Before the journey, registered participants will get access to a platform with resources on different topics of the journey, such as: Quechua and Aymara culture, history and philosophy, Deep Time perspective, anti-tourism and radical hospitality, Andean ecosystems, archeoastronomy and indigenous peoples resistance to extractivist models of development. These are materials and resources that learners can engage freely, at their own rhythm and with no expected outcome. Participants are invited to choose one topic of inquiry during their journey that is relevant and alive for them.

During the journey, we will have a combination of visits, group process, lectures, practices and free time. Participants are invited to document their journey in the way that suits them better for their learning process.

Reasons to participate

You have an interest in:

Learning to be a good visitor.

Becoming aware of the individualistic, neo-colonizing, extractivist and consumerist logic of tourism, developing an approach that is sensible with the land, the people and the communities of life that host us as travelers.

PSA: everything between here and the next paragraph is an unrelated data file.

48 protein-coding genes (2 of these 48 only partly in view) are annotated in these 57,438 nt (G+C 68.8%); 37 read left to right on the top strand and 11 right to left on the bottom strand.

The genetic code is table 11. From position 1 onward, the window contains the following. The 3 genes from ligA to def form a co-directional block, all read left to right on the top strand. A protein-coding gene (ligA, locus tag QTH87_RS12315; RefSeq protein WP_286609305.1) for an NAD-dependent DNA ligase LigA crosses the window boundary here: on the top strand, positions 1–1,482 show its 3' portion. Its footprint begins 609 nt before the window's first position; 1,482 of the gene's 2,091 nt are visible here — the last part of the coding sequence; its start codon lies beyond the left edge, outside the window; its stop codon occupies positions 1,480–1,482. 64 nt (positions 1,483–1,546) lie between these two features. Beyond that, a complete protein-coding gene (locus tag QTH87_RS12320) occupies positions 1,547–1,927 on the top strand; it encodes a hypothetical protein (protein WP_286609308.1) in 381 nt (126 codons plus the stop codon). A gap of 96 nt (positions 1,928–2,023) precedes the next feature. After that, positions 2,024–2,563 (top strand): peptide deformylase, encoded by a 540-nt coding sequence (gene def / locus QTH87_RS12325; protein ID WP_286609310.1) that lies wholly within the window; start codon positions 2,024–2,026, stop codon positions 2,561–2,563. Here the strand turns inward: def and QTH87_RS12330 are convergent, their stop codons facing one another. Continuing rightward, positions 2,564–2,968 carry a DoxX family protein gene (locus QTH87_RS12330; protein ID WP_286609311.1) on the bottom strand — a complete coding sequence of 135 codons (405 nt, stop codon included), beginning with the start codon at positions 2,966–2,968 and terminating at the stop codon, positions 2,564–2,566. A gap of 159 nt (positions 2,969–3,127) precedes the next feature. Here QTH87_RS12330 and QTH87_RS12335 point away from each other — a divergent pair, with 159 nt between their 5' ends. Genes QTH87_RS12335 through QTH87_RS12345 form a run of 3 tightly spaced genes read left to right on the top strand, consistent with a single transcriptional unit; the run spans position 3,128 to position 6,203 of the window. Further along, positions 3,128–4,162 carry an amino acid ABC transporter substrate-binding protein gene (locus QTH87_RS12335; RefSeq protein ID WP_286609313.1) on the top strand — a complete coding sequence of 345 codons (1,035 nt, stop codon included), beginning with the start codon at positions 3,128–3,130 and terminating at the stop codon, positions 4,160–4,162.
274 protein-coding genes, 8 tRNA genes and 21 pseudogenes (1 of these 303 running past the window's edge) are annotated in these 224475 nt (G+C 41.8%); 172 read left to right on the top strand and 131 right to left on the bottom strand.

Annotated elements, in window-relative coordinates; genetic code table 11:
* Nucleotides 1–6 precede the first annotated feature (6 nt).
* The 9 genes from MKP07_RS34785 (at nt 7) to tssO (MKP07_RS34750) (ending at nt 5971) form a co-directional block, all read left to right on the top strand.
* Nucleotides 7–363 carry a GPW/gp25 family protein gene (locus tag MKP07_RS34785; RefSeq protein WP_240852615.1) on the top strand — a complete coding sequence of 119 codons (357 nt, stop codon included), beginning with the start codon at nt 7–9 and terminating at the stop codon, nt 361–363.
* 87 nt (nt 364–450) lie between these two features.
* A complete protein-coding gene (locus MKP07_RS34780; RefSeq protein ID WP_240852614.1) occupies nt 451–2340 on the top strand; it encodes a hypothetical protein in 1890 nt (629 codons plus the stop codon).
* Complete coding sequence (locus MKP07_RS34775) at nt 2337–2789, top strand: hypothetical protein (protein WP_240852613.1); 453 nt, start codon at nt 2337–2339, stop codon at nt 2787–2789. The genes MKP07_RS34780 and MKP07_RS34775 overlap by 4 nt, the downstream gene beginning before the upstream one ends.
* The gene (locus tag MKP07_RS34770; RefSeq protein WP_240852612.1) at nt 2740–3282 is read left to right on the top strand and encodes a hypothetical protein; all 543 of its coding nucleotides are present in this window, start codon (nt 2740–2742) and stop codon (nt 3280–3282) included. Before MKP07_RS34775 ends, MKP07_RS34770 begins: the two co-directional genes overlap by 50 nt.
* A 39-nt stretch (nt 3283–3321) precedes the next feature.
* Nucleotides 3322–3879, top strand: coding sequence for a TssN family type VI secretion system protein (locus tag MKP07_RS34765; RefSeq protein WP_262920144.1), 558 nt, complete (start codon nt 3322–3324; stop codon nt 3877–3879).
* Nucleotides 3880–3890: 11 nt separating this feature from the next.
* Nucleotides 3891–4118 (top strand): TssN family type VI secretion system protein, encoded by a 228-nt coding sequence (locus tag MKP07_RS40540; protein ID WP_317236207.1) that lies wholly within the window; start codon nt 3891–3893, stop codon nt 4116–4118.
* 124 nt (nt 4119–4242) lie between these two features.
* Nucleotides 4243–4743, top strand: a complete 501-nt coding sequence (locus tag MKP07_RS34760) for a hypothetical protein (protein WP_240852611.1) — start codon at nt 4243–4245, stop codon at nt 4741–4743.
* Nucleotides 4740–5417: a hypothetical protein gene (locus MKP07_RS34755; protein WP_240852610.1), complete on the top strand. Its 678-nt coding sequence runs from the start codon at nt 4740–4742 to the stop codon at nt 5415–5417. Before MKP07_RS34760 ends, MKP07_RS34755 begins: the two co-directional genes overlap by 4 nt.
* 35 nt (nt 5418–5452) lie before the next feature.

Becoming present for the Earth in a mutually beneficial way.

Delving into indigenous and peasant wisdom and scientific breakthroughs, exercising presence and exploring old new ways of relating to the web of life, including but not limited to our selves.

Participating in localized, place-based, embodied, experiential learning that expands sensibilities and imagination.

Cultivating spaces for other ways of knowing and being -aside from mainstream, disembodied, fragmented knowledge- which are highly relevant for the current challenges of our time.

Unfolding a self and collective inquiry leading to the birth of new practices and stories.

Meeting fellow travelers with kindred interests and mutual inspiration .

A note about the Wilkamayu, the sacred river below and above